Lead can effect reproduction in males and females, and affects neuro-developmental Lead milestones in children with both prenatal and postnatal exposures. In males, high levels of lead exposure can cause sperm abnormalities. The abnormalities include abnormal sperm forms, decreased mobility, and even absence of sperm. Some studies have reported a significant increase in spontaneous abortion and birth defects when the father was exposed to lead during sperm formation. The risk was further increased if the fathers drank 10 alcoholic drinks per week. Parental lead exposure was associated with an 8.6 fold elevated risk of pre-term delivery, and with a 2.4 fold perinatal death rate, and a 5 fold rate of low birth weight. For more than a 100 years, lead has been known to affect female reproduction. Lead-exposed women have an increased risk of spontaneous abortions, premature births, stunted and abnormal infants, and stillbirths. Studies suggest that prenatal lead exposure may affect postnatal mental development. The greatest effects are seen in fine motor function, visually directed reaching, and social responsiveness. Therefore, in addition to developmental effects of lead exposure, exposure to low levels of lead can negatively impact children’s intellectual ability and social adjustment. Based on recent studies, lead is in class A+ for reproductive hazard: human reproductive hazard with no known no-dose effect.

Carcinogenic Potential:

A study that monitored blood levels of 20,700 workers between the years of 1973 and 1983, concluded that there was a 1.4 fold increased in incidence of all cancers, and a 1.8 fold increase in lung cancers among those who had blood lead of at least 1. mcmol/L. The odds ratio increased for those also exposed to engine exhaust

Genetic Effects:

Lead genetic toxicity is difficult to generalize due to the varying characteristics of the wide range of organic and inorganic lead salts. Metallic lead insolubility, for instance, precluded its examination in short-term in vitro genetic assays. Exposure to lead has been reported to cause chromosome aberrations in humans, rats and monkeys.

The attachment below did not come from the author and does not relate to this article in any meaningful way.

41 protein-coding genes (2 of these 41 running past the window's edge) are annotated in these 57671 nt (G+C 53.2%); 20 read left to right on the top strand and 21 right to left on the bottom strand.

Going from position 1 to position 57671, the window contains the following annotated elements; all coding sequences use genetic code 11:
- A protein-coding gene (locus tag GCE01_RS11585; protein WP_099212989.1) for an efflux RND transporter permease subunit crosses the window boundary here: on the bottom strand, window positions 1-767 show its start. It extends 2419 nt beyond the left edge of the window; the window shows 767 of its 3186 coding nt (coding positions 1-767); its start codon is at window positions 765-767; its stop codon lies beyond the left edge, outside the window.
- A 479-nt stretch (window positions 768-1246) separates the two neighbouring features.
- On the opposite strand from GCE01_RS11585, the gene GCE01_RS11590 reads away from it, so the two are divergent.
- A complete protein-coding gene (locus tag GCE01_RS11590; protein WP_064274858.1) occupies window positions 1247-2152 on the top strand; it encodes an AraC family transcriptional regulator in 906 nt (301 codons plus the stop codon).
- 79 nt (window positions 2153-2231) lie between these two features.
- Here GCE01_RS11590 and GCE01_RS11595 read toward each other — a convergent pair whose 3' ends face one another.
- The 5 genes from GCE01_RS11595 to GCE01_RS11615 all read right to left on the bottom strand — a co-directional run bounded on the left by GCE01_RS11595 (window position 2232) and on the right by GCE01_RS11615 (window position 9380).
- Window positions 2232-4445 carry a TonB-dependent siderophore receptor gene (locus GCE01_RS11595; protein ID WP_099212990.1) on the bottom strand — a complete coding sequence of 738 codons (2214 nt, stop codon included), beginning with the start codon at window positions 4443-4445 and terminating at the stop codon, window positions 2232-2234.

New Research:

  • According to Dr. Herbert L. Needleman, professor of child psychiatry and pediatrics, at the University of Pittsburgh, Pennsylvania, lead exposure is a significant cause of juvenile delinquency. Needleman’s study examined 201 non-delinquent controls from public schools in Pittsburgh, Pennsylvania, and 216 youths convicted in the Juvenile Court of Allegheny County, Pa. Bone lead levels, showed that the delinquent youths had significantly higher mean concentrations of lead in their bones compared to the control group. Those results were true for both whites and African Americans.
  • A University of Michigan School of Public health study of candles shows that some candles on the market today, are made with wicks that have either lead cores that emit potentially dangerous levels of lead into the air. Dr. Nriagu, professor of environmental health sciences, examined lead emission from 15 different brands of candles made in the United States, Mexico and China. He concluded that after five hours, these candles Lead Lead these candles emitted unsafe levels of lead into the air that measured an estimated 0.21 to 65.3 micrograms per cubic meter.
  • Dr. John Bound, of the Department Of Pediatrics at the Victoria Hospital in Blackpool, England, conducted a study with women in four different districts in the Northwest of England. The study found that women living in communities in which many homes had more than 10 micrograms of lead per liter of drinking water were more likely to have a child with neural tube defects. Overall, the risk of such birth defects increased 25% for every 10% increase in lead level above 10 mcg/L.

Fact Sheet by:

Birth Defect Research Children, Inc.
www.birthdefects.org